Letter says doctors need action, not tears, sympathy or prayers.


Fighting in Aleppo has intensified in the past month. Picture / AP
Syrian doctors in opposition districts of Aleppo have accused the United States of inaction in the face of repeated atrocities in the devastated city.
In a heart-wrenching letter addressed to US President Barack Obama, 15 of the 35 doctors in eastern neighbourhoods of Syria's second city warned the situation would be desperate for civilians if regime forces reimpose a siege.
On Sunday, rebels and allied jihadists broke a three-week government encirclement that had left residents of eastern Aleppo reeling from skyrocketing prices and food shortages.
But the paediatricians, surgeons, and other physicians who signed the letter said the situation remained dire.
"Unless a permanent lifeline to Aleppo is opened it will be only a matter of time until we are again surrounded by regime troops, hunger takes hold and hospitals' supplies run completely dry." The letter lambasts the US, saying it had seen "no effort on behalf of the United States to lift the siege or even use its influence to push the parties to protect civilians".
An estimated 250,000 people still live in the rebel-held eastern parts, with about 1.2 million in the government-controlled west.

"We do not need tears or sympathy or even prayers, we need your action. Prove that you are the friend of Syrians." The World Health Organisation said Syria was the most dangerous place for healthcare workers to operate last year, with 135 attacks on health facilities and workers in 2015.
Rebels and regime forces are amassing fighters around Aleppo ahead of what is likely to be a protracted battle for the northern city, whose hospitals and other civilian infrastructure have been ravaged by violence since mid-2012.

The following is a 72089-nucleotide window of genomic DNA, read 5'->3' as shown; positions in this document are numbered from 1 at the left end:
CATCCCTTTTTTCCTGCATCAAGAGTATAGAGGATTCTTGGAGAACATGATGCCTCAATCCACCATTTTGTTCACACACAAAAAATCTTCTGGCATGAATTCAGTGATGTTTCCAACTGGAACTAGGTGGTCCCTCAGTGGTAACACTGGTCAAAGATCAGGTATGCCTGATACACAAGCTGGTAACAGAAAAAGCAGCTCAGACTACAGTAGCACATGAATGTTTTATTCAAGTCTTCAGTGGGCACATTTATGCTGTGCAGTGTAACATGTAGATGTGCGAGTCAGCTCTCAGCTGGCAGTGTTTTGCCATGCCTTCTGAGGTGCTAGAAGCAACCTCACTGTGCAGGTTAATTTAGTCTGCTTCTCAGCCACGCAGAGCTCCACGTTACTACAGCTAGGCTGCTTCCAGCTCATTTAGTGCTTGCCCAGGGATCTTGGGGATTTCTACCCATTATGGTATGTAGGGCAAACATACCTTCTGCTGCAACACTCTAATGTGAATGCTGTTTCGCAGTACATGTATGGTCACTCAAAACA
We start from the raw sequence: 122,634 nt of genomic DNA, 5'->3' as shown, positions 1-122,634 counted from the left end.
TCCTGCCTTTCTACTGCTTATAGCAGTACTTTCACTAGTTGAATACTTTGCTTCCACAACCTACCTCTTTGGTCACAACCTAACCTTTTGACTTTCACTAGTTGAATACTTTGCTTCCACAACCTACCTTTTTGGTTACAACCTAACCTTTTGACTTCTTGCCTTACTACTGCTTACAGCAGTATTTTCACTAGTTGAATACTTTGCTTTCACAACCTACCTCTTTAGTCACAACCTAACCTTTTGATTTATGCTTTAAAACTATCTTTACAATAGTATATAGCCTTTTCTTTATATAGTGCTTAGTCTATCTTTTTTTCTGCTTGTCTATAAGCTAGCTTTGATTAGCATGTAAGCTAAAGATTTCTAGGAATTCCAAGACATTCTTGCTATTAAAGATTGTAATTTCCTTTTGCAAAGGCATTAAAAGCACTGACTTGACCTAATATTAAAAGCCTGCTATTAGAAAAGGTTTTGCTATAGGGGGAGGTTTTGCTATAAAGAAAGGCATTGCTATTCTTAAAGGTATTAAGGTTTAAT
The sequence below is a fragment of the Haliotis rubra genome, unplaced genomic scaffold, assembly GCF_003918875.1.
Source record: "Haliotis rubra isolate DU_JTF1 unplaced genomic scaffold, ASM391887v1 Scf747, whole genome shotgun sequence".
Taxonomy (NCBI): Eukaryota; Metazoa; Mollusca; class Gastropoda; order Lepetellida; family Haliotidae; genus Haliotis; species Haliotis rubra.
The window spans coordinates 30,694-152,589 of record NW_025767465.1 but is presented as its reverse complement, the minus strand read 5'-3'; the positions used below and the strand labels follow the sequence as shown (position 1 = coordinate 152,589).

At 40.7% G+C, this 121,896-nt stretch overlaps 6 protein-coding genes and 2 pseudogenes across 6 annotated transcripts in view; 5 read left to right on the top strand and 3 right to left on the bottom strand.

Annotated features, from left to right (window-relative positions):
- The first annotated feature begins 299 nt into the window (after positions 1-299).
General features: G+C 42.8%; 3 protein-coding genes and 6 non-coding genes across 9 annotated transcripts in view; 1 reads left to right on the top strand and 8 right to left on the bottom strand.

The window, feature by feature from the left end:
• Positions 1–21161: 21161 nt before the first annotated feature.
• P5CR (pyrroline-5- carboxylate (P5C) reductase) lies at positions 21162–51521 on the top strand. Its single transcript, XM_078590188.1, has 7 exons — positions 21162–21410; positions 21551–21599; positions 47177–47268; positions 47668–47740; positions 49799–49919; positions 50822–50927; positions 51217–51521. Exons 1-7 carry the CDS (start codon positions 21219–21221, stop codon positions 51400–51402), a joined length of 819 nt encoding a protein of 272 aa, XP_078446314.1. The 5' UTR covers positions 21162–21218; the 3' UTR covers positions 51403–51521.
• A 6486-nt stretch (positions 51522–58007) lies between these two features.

In late July, four makeshift hospitals and a blood bank in Aleppo city were hit by air raids in a single day.
Many of the signatories to the letter worked at those hospitals, where medicine is scarce and sandbags line the entrances.
"What pains us most, as doctors, is choosing who will live and who will die," the doctors wrote.
"Young children are sometimes brought into our emergency rooms so badly injured that we have to prioritise those with better chances, or simply don't have the equipment to help them." The doctors lamented that for five years, they had "borne witness as countless patients, friends and colleagues suffered violent, tormented deaths".
One attack two weeks ago left four newborn babies dead after the force of the blast cut off the oxygen supply to their incubator.
"Gasping for air, their lives ended before they had really begun." Meanwhile, the rebel advance at the weekend that broke through government territory south of the divided city opened a new route for trucks carrying goods and fuel, though the road has not been fully secured.
Nearly-incredulous shoppers scurried through the vegetable markets yesterday, buying as quickly as possible in case a siege is reimposed or prices rise again.
Owners of shops and restaurants that had shuttered their doors because they had no goods to sell excitedly reopened them.
"This morning, a number of trucks carrying vegetables and other food entered the markets in my neighbourhood," 38-year-old Abu Omar told AFP in the rebel-held Sukkari district.
"The stalls were full of all kinds of things I hadn't seen in a month."
Fighting between government forces and rebels in Aleppo has intensified in the past month, with both sides sending in reinforcements for an all-out battle that could mark a turning point in the five-year war.
Russia's military announced a three-hour daily halt of fighting starting today to allow humanitarian convoys to reach the city.

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